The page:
My days often consist of a visit to a client’s office. A strategy meeting is underway and the room is filled with fervor and possibility. HR folks, the CEO, and an array of other leaders are poised to discuss a very important topic – change. More specifically, how to effectively engage their company emotionally so they can understand why they need to start doing things differently. The natural solution chosen? A story. Excellent! A story is the perfect medium to present this type of information in an emotionally evocative fashion that, when done right, is relatable. After all, if you want people to embrace change, you’d better tap into their emotions!

I enter the room on cue and begin my tried-and-true explanation of an effective story. I explain that there is a central character, which could be their company or a metaphorical one, who has a goal. I describe how that central character has conflict. And that’s usually about as far as I get before people start sweating with anxiety. The idea of telling a story about a company that has flaws and conflicts (mirroring the state of their very own company) creates immediate and uncontrollable concerns.

The reactions of the executives vary, but typically include fears that cause people to blurt out statements like:

  • “I don’t think we want people to think anything is wrong.”
  • “Do you really think it’s wise to say we’re not doing our jobs right? We don’t want to offend them!”
  • “I don’t think our folks are ready to hear something like this. I know, we’ll just have our leadership tell them what to do – that’ll work, right?!”

Why Embracing Conflict at Work Makes More Powerful Stories

I imagine I hear a church bell ring and I’m placed in an old western standoff at high noon. The frame narrows and my eyes dart, assessing the room. The meeting has been challenged; they’re reaching for answers, wondering why the hell someone invited me in here to seemingly ruin their otherwise wonderful session.

I then explain a critical part to successful storytelling: “Conflict is the cornerstone of any effective story.”

This is not what they want to hear, because they don’t want to tell their people a story about a conflict at their workplace. But I press on. I urge them to think about their favorite movie. Was there conflict? a bad guy? an opposing force? someone overcoming something? I would bet the budget of that production that there was.

The head of HR begins to loosen the death grip on her ballpoint pen. “I’m listening,” she says, as if watching the first half of a magic trick.

So I continue. I tell them that stories follow an arc, a framework that guides the audience through a series of steps for an earned and justified conclusion. Conflict does a lot.

Conflict Is Relatable

Take Walter White from Breaking Bad. He’s a high school chemistry teacher with a dead-end career and lung cancer, and faces incredible debt for his treatment. Now that’s conflict! As a result of this seemingly insuperable conflict, he chooses to earn wealth by using his talents and knowledge to cook methamphetamine. Now I’m guessing that you, like many of us, have not cooked meth, nor plan to. But everyone at some point in their life has felt trapped or desperate, and with very few options. This feeling is relatable and pulls us in as an audience.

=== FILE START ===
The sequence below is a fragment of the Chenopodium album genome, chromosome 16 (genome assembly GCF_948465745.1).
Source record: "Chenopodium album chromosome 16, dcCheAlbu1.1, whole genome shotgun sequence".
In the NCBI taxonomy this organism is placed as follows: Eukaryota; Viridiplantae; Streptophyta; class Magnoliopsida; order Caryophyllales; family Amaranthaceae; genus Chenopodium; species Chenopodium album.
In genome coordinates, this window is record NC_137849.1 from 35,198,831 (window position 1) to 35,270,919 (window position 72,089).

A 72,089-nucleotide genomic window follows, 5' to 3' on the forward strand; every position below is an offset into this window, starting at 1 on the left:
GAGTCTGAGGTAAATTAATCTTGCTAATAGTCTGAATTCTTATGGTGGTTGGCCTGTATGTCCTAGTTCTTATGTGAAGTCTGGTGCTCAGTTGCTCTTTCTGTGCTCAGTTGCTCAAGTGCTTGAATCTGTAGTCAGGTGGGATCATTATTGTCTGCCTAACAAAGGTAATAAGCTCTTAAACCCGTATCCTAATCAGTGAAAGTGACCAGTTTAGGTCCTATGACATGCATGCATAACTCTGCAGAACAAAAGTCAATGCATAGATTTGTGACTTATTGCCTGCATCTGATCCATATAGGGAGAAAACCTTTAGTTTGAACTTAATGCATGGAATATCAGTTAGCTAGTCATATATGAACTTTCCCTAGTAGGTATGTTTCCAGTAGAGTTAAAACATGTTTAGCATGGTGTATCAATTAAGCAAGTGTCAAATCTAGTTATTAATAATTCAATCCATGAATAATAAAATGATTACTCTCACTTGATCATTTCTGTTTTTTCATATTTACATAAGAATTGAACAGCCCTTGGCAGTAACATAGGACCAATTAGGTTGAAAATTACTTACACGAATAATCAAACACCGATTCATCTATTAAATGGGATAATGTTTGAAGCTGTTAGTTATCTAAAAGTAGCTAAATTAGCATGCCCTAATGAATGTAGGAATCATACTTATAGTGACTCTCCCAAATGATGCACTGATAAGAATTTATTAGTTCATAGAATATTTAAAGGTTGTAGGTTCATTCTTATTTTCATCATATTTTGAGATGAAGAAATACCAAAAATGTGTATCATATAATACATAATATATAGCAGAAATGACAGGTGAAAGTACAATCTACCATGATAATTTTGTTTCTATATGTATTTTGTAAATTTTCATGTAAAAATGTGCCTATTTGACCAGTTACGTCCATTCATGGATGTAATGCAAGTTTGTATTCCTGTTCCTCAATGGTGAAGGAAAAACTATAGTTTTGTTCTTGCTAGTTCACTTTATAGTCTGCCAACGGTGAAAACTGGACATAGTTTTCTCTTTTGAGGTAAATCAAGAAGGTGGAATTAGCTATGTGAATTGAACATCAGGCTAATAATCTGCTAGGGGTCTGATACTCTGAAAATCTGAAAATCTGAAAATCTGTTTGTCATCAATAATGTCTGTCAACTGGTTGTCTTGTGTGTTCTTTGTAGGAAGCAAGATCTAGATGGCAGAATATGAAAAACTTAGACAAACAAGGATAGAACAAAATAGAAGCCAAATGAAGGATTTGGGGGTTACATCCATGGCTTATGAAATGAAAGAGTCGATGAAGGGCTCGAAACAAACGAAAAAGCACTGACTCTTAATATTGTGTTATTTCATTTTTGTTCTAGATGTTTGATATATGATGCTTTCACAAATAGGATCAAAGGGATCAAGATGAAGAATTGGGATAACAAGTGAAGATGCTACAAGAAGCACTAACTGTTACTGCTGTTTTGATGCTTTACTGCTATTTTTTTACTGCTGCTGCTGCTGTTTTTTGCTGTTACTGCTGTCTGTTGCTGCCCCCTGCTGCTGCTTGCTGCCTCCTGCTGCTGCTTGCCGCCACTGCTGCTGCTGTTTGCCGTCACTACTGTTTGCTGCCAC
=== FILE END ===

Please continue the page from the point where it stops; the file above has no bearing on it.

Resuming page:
Conflict Is Motivational

You want to get back in the gym and need some motivation. You fire up YouTube and are hit with essentially the same video time after time. A person who faces some pretty insurmountable odds, who is typically overweight, disabled, depressed, or has been told by outside forces that they are doomed to be the way they are. The following montage shows the central character making progress in the face of conflict. Lunges, pushups, yoga, diet, a super-sweet cinematic epic soundtrack, all culminating in a picture at the end that shows a side-by-side before and after. Conflict and resolution. You were right there with them! You wipe away your single tear and immediately order workout shoes on Amazon.

Conflict Is Memorable

Having bested conflict is often a badge of honor. From Tough Mudders to surviving cancer to passing the bar exam, once we overcome a conflict, we celebrate. After all, overcoming adversity is something to be proud of. In fact, achievements are so often paired with conflict that one simply can’t be talked about without the other.

Think about it. No Olympic medal winner has ever started an interview with, “This was a cinch to get.” They talk about the adversity – the long hours, the hard work, the blood, the sweat, and the tears. Once the medal is around their neck, they celebrate with worldwide acknowledgement that they reached their goals and are forever recorded in history as the best.

Yes, Businesses Have Conflict Too

It sometimes takes me a bit of time before the HR teams and C-suite executives I’m meeting with come to grips with the fact that yes, it’s okay to acknowledge their organization’s conflicts. But if I’ve done my job well, people realize that conflict is relatable, motivational, and memorable. These three qualities make for very powerful stories, and stories are critical to creating engagement at work!

I rarely get a standing ovation at the end of a meeting, but I walk out knowing I’ve helped the executives become more powerful and effective storytellers who understand the benefits to admitting that conflict exists at their workplace. And once this is happens, their ability to create a story that can effectively motivate, inspire, and live on in the hearts of your people becomes a very attainable reality.

November 7, 2018


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